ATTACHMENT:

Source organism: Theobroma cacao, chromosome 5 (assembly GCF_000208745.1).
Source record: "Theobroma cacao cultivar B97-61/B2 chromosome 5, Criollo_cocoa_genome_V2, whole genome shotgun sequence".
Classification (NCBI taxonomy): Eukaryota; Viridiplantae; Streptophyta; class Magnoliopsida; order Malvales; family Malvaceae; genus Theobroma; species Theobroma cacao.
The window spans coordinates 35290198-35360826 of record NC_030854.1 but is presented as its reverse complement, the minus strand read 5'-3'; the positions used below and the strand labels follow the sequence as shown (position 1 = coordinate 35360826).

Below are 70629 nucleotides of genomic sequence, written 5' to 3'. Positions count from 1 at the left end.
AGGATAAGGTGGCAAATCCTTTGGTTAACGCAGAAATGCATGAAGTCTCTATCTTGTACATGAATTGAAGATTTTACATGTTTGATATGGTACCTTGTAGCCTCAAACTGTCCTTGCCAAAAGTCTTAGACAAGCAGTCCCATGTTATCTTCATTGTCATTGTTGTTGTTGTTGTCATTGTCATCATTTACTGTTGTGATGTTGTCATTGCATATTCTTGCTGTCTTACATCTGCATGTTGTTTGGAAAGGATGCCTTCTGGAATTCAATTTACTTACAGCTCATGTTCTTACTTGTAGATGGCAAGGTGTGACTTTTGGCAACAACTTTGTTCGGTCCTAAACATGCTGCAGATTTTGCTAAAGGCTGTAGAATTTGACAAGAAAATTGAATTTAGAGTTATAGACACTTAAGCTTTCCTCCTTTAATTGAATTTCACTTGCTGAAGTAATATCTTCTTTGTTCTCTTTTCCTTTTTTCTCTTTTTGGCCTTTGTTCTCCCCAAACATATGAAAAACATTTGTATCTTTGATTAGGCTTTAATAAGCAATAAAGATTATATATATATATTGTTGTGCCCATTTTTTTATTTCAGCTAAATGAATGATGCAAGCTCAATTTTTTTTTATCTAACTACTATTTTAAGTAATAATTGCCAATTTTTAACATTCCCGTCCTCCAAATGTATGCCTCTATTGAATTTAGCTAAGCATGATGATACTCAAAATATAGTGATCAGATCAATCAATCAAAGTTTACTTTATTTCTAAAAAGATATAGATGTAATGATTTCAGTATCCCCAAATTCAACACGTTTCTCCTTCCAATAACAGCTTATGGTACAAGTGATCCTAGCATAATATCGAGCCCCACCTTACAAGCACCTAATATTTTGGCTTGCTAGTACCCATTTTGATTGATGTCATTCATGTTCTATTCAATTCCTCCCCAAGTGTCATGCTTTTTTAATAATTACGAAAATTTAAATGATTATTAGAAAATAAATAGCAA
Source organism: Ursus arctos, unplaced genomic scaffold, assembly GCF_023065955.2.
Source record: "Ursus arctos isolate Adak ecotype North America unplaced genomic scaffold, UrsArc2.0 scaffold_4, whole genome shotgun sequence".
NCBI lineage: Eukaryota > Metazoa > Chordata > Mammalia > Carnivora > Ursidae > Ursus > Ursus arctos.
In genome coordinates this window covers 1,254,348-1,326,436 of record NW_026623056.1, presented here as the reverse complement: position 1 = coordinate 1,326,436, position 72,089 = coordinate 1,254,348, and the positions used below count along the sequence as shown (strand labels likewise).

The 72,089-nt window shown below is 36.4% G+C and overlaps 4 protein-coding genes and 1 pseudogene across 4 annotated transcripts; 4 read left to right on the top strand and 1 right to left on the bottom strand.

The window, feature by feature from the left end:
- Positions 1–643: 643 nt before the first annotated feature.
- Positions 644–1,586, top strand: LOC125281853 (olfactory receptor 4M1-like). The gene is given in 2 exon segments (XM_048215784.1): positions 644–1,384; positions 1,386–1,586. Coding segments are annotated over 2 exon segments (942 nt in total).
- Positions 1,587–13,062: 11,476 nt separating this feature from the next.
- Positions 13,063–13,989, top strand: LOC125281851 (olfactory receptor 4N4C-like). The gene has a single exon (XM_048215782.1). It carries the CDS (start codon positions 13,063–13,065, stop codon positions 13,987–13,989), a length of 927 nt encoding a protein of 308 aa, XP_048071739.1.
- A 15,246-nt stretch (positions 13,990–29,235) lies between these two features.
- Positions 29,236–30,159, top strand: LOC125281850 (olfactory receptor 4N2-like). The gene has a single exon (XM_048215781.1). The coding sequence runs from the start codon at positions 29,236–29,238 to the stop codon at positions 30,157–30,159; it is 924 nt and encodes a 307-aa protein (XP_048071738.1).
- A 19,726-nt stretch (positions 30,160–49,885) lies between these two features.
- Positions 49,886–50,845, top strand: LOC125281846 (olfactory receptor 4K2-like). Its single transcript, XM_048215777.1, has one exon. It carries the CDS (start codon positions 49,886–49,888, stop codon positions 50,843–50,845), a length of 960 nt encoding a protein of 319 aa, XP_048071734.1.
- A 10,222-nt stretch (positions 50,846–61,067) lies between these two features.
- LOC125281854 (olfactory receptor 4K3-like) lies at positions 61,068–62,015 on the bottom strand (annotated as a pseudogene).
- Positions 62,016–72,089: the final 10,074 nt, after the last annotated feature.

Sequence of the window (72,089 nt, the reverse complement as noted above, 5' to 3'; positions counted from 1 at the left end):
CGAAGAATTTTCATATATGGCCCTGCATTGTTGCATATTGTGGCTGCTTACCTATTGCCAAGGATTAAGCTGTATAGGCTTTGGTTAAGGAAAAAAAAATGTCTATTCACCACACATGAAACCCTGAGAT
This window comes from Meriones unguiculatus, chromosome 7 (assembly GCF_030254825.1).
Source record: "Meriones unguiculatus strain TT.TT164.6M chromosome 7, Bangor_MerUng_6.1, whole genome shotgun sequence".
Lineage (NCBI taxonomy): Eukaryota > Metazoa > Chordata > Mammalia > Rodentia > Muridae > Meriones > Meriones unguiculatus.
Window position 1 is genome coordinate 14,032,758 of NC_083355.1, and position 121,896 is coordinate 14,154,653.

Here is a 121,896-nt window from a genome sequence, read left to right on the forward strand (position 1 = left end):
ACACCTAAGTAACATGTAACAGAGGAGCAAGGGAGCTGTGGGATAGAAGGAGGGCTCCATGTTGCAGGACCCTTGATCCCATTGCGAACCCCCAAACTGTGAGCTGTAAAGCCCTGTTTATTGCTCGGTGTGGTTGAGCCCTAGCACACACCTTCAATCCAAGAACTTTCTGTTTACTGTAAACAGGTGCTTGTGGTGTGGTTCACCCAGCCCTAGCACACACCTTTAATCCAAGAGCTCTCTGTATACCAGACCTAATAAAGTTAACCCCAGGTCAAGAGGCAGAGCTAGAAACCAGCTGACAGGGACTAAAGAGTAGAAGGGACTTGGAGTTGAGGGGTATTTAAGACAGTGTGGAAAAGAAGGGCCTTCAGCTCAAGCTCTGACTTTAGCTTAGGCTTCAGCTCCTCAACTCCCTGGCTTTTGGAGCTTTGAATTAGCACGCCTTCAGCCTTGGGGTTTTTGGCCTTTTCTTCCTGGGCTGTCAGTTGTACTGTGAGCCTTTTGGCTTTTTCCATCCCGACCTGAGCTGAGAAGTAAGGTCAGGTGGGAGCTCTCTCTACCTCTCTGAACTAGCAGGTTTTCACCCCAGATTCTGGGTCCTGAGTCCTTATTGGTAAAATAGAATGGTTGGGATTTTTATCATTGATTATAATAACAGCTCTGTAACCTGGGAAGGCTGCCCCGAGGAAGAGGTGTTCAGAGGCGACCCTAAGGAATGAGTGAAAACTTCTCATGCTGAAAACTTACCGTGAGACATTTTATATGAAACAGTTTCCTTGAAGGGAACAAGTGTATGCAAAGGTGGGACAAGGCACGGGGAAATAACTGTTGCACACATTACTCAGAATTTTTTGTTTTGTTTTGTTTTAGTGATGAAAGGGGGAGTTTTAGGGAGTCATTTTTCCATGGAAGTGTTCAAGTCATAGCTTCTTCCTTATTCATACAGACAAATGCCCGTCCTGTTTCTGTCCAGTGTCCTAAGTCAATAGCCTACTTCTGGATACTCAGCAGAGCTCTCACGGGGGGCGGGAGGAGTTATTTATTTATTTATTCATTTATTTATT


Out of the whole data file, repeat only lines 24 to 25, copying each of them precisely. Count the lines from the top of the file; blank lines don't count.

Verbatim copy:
Sequence of the window (72,089 nt, the reverse complement as noted above, 5' to 3'; positions counted from 1 at the left end):
CGAAGAATTTTCATATATGGCCCTGCATTGTTGCATATTGTGGCTGCTTACCTATTGCCAAGGATTAAGCTGTATAGGCTTTGGTTAAGGAAAAAAAAATGTCTATTCACCACACATGAAACCCTGAGAT